Enabling Systemic Innovation

through Experimentation in Real-World Laboratories

End of 2019, the UN announced the Decade for Action on Sustainable Development: to mobilize for local and people action, embedding the needed transitions in local practice and generating an unstoppable movement pushing for systemic innovation. Such innovation processes are of systemic nature and include social and technical innovation, while adhering to interrelated geographical scales, with place-based local solutions reflecting regional and global dynamics, and scalability. The complexity in enabling place-based systemic innovation requires a new set of hybrid methods, since analytical and explanatory tools of science have reached their limitations when it comes to the social complexity of cooperative regeneration and implementation in the real world. MonViso Institute (MVI) contributes to a next generation of tools for enabling systemic innovation and the transition to a more sustainable society. A main goal is to provide scalable Tools for Change (TfC) for enabling local people action through the interplay of science and design in real-world laboratories - transcending the logic boundaries of science and tapping into different types of knowledge through mutual forms of learning, cooperation and creative co-design. MVI is the main experimental site of this research. The last years of developing this lab have provided valuable experiences how place-based systemic innovation (dis)functions, and where further research to fully understand, transcend, upscale and employ derived tools is required. Insights from this lab are being challenged and evaluated against other real-world labs and the body of literature, and scaled through new “glocal” digital and experiential capacity building.

Overarching research questions

1. How to balance local identity and associated fear of/resistance to/support for technical and social change with the requirement for systemic innovation relating to the local implementation of the Global Goals?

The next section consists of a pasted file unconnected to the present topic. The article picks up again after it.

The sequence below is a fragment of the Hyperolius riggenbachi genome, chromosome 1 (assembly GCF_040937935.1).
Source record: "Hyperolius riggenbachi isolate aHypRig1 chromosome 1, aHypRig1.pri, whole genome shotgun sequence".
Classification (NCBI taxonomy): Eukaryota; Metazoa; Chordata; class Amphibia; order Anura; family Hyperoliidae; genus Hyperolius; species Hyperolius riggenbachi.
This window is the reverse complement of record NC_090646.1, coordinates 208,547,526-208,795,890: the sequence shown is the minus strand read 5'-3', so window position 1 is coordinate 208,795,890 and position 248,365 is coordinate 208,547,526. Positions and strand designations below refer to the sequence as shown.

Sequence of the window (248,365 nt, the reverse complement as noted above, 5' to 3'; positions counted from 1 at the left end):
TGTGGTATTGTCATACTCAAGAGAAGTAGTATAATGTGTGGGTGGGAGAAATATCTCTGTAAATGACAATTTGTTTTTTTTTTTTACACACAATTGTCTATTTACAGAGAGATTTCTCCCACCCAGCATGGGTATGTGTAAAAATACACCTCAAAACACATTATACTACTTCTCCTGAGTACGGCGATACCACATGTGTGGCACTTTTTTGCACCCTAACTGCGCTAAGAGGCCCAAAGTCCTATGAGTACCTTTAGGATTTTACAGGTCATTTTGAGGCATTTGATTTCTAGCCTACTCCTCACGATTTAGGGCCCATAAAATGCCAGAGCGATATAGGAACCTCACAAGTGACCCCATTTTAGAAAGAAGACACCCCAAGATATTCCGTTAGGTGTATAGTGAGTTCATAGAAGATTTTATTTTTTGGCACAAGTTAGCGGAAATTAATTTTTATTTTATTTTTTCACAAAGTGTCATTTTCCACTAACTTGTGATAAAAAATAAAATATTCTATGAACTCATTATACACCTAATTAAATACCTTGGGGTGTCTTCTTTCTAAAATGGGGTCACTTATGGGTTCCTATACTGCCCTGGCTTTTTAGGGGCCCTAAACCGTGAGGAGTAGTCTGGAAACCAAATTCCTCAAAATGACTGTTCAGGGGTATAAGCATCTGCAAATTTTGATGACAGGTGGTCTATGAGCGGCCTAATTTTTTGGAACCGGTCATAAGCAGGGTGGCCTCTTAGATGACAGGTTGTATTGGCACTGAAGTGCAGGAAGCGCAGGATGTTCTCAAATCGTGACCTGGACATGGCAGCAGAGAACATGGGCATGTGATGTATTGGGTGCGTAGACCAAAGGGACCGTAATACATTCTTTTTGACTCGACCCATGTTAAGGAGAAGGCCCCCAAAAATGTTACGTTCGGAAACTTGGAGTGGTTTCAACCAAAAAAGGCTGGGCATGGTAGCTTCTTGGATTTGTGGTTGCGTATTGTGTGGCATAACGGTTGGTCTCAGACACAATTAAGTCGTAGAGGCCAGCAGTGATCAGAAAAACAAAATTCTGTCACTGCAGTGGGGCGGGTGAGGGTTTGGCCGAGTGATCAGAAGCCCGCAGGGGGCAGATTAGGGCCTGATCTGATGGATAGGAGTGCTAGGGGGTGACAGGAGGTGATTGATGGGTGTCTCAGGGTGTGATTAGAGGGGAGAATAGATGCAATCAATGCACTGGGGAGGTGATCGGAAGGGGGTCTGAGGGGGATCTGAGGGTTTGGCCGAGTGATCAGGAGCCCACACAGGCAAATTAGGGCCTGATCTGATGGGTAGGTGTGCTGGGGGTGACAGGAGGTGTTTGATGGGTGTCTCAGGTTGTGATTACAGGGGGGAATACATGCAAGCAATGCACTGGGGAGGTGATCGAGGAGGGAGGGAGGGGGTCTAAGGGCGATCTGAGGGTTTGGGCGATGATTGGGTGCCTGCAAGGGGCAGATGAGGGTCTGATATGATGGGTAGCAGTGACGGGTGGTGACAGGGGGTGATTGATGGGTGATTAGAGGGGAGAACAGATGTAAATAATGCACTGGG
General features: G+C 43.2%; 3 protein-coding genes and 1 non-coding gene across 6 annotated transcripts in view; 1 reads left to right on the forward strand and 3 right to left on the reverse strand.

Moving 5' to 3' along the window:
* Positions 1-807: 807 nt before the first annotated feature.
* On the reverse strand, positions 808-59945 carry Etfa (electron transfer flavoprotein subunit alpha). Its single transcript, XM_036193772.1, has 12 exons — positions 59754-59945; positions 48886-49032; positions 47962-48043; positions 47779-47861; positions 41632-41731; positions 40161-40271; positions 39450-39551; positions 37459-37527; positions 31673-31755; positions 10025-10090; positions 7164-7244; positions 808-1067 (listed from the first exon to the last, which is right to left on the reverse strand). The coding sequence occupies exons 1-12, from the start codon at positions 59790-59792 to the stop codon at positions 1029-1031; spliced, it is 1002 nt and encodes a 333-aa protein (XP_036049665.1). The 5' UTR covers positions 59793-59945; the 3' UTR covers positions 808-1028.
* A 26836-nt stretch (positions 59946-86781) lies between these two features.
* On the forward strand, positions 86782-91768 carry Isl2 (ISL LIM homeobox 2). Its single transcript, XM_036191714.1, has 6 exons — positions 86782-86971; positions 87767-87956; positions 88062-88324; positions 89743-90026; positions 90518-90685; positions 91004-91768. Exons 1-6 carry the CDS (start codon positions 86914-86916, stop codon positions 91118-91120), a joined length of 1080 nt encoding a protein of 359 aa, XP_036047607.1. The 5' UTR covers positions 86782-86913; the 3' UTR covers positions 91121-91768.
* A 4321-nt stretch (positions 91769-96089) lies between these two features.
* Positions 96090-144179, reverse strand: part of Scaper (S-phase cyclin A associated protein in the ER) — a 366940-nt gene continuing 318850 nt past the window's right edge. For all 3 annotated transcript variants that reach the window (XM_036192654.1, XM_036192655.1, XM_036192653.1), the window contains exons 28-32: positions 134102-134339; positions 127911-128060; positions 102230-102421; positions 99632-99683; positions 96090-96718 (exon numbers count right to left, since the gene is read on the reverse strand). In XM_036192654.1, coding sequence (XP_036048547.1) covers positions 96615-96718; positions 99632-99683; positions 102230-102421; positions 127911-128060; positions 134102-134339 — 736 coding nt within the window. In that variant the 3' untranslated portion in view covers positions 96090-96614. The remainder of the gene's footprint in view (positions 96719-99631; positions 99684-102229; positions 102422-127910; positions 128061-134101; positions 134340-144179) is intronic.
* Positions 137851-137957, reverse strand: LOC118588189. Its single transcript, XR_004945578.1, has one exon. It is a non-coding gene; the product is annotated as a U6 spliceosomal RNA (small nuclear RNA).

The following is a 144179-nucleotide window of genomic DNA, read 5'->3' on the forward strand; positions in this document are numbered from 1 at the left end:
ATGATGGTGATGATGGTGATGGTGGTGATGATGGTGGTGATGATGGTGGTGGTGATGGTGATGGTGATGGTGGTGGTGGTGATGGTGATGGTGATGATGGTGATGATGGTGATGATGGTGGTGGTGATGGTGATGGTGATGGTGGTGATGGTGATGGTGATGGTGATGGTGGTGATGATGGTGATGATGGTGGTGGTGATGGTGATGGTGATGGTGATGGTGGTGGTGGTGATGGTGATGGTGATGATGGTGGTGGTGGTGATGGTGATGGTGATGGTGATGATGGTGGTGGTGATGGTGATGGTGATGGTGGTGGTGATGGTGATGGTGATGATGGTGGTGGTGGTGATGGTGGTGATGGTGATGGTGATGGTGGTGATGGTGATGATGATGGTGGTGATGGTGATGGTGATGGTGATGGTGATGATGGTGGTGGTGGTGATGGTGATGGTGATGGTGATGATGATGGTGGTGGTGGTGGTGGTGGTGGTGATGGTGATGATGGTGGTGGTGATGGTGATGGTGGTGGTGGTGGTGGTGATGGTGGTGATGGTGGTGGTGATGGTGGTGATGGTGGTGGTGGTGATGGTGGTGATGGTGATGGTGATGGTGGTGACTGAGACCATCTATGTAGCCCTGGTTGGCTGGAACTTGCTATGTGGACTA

2. What Tools for Change (TfC) are most effective to enhance technical innovation together with social innovation for sustainability, and which TfC are generalizable, and how?

3. What are "Seeds for Systemic Innovation" that are derived by the TfC, and how do they create impact across geographic and functional scales - from raw materials to products to buildings, communities, cities, landscapes, regions and trans-national cooperation?

The concept of Resiliency in the graphic below explains how our work addresses societal challenges: All social-ecological systems undergo "waves" of growth, "stable" conservation, until a crisis "releases" the conservation phase to be forced to reorganize and grow. The "reorganization" phase is where innovation happens best, where the systems is open to change and accept transitions. Such reorganization requires innovation that is systemic, including technical and social innovation. In especial the social kind of innovation requires local people action, support of communities; yet, people like habits and often don't change on their own, so they show resistance to change. The "Tools for Change" we experiment with at MVI ideally incubate and nudge "Seeds for Systemic Innovation" with "Systemic Impact" across scales.

Graphic designed by Haley Fitzpatrick and based on Luthe. T. and R. Wyss. 2015.
The Capacity of Social-Ecological Systems for Planning Resilience: Introducing Adaptive Waves.
Sustainability Science 10(4):673-685.  DOI: 10.1007/s11625-015-0316-6."

Tools for Change (TfC)

The TfC we currently experiment with and which are subject to continuous evaluation are the following:
1. Student-driven, low-threshold and inclusive research, such as social network analysis of the community collaboration, mobility experiments, surveys including choice experiments, circularity master planning,….